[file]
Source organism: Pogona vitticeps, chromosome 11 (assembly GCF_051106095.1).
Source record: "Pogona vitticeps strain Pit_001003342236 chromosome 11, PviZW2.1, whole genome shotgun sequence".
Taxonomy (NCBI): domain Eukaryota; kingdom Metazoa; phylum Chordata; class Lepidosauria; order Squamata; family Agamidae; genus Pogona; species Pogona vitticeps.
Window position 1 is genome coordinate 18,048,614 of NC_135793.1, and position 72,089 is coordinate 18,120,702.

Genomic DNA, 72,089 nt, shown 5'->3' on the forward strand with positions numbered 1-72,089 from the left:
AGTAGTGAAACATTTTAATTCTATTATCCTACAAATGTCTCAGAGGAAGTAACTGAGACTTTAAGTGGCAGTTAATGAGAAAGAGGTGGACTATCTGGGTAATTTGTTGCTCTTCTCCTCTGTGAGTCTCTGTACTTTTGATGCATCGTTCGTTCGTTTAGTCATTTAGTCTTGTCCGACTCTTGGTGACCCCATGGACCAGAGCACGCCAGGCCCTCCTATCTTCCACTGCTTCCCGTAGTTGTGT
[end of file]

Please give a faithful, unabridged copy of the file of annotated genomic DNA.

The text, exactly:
Source organism: Pogona vitticeps, chromosome 11 (assembly GCF_051106095.1).
Source record: "Pogona vitticeps strain Pit_001003342236 chromosome 11, PviZW2.1, whole genome shotgun sequence".
Taxonomy (NCBI): domain Eukaryota; kingdom Metazoa; phylum Chordata; class Lepidosauria; order Squamata; family Agamidae; genus Pogona; species Pogona vitticeps.
Window position 1 is genome coordinate 18,048,614 of NC_135793.1, and position 72,089 is coordinate 18,120,702.

Genomic DNA, 72,089 nt, shown 5'->3' on the forward strand with positions numbered 1-72,089 from the left:
AGTAGTGAAACATTTTAATTCTATTATCCTACAAATGTCTCAGAGGAAGTAACTGAGACTTTAAGTGGCAGTTAATGAGAAAGAGGTGGACTATCTGGGTAATTTGTTGCTCTTCTCCTCTGTGAGTCTCTGTACTTTTGATGCATCGTTCGTTCGTTTAGTCATTTAGTCTTGTCCGACTCTTGGTGACCCCATGGACCAGAGCACGCCAGGCCCTCCTATCTTCCACTGCTTCCCGTAGTTGTGT